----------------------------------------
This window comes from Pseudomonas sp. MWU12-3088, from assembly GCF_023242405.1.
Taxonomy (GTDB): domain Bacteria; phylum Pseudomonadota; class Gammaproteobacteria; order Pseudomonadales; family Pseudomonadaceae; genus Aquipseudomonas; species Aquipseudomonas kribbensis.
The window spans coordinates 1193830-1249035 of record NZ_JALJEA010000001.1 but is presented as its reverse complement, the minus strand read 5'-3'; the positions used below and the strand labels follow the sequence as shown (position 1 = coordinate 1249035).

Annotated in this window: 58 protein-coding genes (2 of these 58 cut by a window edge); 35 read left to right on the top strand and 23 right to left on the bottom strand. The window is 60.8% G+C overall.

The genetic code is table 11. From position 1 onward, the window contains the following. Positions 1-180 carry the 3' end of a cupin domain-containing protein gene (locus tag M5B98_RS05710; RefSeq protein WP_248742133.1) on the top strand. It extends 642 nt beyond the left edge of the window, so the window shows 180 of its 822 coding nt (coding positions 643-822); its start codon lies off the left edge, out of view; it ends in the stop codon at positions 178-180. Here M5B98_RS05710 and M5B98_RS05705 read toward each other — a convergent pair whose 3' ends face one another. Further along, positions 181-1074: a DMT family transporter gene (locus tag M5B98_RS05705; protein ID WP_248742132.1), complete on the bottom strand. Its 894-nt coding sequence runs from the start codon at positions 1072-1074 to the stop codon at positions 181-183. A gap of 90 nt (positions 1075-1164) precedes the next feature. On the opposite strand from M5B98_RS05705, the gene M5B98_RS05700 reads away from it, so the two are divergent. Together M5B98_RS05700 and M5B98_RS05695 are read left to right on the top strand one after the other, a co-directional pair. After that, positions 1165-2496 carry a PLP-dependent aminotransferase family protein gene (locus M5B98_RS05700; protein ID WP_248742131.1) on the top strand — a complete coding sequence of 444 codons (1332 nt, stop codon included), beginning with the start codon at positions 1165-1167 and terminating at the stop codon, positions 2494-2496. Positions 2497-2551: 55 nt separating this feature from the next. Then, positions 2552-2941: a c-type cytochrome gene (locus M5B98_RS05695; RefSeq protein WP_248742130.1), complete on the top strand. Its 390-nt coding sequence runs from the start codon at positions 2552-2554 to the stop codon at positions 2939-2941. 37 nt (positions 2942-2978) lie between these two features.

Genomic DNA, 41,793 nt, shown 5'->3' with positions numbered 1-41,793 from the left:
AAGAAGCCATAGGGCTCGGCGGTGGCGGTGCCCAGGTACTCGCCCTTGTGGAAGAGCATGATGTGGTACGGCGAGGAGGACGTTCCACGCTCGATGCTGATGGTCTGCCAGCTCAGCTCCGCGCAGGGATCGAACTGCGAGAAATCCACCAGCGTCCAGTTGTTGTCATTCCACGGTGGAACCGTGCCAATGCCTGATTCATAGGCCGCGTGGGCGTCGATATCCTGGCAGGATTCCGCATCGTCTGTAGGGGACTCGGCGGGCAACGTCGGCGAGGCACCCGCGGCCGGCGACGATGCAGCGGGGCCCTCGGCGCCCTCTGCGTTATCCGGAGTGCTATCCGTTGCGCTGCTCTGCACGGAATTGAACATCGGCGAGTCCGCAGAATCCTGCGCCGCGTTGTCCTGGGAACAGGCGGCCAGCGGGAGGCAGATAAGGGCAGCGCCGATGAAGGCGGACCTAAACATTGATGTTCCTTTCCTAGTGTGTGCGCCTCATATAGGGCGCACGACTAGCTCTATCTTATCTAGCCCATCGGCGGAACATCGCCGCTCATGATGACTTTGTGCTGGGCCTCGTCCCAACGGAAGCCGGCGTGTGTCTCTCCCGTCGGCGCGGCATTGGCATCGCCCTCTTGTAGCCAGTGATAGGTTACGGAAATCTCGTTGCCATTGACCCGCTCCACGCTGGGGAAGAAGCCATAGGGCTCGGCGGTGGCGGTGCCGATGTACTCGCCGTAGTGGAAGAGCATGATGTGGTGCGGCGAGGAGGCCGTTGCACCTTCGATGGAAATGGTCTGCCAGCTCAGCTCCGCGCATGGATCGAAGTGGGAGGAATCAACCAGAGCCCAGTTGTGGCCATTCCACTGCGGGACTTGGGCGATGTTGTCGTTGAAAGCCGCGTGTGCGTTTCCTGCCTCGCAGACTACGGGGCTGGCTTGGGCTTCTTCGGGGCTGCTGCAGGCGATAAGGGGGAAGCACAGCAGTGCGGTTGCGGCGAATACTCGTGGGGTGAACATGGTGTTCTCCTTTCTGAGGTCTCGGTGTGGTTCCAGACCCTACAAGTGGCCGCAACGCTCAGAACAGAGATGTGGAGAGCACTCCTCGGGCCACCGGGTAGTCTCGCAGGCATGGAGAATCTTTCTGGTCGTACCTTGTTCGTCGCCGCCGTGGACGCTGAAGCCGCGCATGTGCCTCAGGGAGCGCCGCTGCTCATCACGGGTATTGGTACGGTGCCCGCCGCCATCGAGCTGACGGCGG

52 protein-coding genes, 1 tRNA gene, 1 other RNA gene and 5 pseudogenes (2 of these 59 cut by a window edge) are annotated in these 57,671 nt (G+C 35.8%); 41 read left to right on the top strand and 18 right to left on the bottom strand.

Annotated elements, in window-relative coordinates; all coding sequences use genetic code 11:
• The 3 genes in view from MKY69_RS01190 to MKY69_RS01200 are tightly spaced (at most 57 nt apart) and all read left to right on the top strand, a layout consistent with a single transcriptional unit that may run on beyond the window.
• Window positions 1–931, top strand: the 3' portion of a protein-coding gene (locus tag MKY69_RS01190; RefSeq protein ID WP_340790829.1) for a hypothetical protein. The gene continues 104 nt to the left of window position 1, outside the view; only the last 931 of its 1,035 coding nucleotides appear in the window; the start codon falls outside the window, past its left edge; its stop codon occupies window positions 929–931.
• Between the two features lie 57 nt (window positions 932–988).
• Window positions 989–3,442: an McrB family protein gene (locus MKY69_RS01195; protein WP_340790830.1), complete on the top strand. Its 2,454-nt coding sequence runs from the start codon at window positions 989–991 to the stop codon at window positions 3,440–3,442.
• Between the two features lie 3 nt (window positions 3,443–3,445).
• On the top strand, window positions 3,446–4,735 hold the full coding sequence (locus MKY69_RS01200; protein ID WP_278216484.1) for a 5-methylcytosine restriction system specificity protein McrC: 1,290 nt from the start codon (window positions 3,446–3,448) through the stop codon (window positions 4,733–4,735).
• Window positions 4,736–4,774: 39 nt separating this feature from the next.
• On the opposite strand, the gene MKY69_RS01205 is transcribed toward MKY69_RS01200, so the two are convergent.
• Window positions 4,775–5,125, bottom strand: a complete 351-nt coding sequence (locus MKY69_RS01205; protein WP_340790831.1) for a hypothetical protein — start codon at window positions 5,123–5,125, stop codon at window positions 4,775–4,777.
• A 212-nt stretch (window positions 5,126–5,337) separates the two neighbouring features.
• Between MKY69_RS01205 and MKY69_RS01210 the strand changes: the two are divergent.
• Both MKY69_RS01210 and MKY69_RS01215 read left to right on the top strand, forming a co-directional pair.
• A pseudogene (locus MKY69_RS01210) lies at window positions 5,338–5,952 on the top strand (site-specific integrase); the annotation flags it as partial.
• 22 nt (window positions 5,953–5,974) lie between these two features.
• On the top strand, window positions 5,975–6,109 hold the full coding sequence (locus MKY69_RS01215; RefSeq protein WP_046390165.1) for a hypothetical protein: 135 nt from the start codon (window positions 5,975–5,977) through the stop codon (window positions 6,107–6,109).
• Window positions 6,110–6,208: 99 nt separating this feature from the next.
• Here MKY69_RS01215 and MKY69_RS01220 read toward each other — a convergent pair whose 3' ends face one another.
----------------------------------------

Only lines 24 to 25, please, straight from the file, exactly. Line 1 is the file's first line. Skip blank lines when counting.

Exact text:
• On the top strand, window positions 5,975–6,109 hold the full coding sequence (locus MKY69_RS01215; RefSeq protein WP_046390165.1) for a hypothetical protein: 135 nt from the start codon (window positions 5,975–5,977) through the stop codon (window positions 6,107–6,109).
• Window positions 6,110–6,208: 99 nt separating this feature from the next.